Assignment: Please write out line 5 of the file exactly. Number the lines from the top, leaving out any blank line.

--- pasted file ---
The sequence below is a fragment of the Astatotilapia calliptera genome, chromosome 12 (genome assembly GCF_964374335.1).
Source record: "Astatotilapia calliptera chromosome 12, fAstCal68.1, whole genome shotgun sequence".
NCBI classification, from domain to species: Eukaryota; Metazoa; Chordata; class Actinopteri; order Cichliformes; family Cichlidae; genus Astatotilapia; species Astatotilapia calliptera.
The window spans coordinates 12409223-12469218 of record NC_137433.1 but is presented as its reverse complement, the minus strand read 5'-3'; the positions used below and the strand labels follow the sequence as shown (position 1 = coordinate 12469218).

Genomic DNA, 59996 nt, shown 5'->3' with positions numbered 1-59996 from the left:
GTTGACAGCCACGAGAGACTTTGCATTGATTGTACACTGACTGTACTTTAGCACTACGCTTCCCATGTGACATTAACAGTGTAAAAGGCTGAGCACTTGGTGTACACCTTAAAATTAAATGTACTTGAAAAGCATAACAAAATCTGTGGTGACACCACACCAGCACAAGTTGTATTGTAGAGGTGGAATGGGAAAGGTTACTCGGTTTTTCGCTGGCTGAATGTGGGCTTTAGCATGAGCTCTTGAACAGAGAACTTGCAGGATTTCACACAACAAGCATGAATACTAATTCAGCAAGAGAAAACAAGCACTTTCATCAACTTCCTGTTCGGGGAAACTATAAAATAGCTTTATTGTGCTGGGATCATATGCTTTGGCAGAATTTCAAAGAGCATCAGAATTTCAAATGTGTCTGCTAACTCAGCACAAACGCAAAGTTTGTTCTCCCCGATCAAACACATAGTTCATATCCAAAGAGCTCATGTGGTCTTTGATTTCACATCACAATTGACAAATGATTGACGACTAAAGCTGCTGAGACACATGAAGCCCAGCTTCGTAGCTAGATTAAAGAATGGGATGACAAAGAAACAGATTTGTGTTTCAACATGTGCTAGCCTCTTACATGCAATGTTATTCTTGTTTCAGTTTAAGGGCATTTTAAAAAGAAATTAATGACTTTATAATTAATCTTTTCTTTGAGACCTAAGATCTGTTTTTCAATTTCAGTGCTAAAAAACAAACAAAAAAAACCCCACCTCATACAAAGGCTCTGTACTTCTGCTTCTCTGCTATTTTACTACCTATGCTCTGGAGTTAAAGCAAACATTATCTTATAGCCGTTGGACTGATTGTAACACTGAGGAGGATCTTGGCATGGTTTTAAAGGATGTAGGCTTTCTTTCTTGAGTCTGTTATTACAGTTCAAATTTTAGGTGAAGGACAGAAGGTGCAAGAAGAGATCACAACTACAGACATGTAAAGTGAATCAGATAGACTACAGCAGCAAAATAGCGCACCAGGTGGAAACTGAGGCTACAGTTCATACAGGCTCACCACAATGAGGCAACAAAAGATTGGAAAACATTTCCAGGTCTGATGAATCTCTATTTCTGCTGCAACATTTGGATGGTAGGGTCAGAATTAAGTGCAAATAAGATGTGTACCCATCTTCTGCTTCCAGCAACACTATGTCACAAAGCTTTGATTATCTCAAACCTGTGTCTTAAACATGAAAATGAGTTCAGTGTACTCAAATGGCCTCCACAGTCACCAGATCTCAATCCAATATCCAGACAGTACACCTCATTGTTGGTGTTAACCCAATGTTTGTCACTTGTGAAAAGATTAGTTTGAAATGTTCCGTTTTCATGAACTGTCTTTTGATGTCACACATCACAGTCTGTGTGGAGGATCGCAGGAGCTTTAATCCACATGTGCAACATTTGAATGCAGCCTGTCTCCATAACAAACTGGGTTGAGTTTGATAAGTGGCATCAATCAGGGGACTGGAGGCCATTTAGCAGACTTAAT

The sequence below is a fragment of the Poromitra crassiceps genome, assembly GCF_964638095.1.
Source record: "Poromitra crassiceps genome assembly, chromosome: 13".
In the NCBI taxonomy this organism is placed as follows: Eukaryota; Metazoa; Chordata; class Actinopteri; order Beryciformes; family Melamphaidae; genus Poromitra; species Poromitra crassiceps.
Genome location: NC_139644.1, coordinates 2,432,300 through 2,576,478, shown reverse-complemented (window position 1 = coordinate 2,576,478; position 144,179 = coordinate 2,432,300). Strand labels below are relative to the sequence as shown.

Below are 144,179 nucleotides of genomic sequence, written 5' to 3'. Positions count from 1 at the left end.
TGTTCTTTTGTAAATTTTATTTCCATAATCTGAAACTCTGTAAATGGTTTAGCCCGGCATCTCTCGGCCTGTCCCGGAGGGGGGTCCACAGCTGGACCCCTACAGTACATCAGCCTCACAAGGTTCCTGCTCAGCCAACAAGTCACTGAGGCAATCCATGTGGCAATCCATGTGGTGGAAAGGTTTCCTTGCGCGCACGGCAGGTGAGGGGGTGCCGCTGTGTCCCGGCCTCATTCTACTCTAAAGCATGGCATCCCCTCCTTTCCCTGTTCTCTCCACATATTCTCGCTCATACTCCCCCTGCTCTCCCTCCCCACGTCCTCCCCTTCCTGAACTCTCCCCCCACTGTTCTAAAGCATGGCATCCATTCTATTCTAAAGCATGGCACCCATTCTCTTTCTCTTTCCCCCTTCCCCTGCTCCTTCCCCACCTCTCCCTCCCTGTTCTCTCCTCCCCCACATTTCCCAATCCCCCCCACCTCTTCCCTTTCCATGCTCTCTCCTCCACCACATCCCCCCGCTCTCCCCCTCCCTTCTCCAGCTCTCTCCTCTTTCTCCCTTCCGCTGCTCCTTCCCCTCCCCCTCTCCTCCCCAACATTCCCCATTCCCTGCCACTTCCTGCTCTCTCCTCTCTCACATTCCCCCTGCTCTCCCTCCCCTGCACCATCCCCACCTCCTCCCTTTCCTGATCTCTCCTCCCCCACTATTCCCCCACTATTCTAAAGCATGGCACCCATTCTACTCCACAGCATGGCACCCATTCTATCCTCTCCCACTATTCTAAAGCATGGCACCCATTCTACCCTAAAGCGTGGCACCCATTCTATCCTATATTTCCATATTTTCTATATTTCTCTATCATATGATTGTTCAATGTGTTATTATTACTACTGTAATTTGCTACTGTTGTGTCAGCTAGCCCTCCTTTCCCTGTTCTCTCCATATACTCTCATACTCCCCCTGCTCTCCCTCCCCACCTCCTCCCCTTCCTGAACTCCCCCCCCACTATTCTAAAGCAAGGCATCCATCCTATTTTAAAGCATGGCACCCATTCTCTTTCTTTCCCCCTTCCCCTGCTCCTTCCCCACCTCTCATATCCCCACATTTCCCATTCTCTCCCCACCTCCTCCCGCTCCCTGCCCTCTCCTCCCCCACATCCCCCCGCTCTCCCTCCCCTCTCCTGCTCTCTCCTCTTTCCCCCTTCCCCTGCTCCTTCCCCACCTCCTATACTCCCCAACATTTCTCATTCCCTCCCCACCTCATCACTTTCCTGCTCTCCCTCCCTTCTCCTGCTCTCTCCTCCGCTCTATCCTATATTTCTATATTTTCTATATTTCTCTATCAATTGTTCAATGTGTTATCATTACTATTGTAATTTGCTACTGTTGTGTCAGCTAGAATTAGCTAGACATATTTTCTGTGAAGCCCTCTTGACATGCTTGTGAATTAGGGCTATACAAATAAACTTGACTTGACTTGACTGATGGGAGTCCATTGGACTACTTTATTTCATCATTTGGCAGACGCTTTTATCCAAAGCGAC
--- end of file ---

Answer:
Genomic DNA, 59996 nt, shown 5'->3' with positions numbered 1-59996 from the left: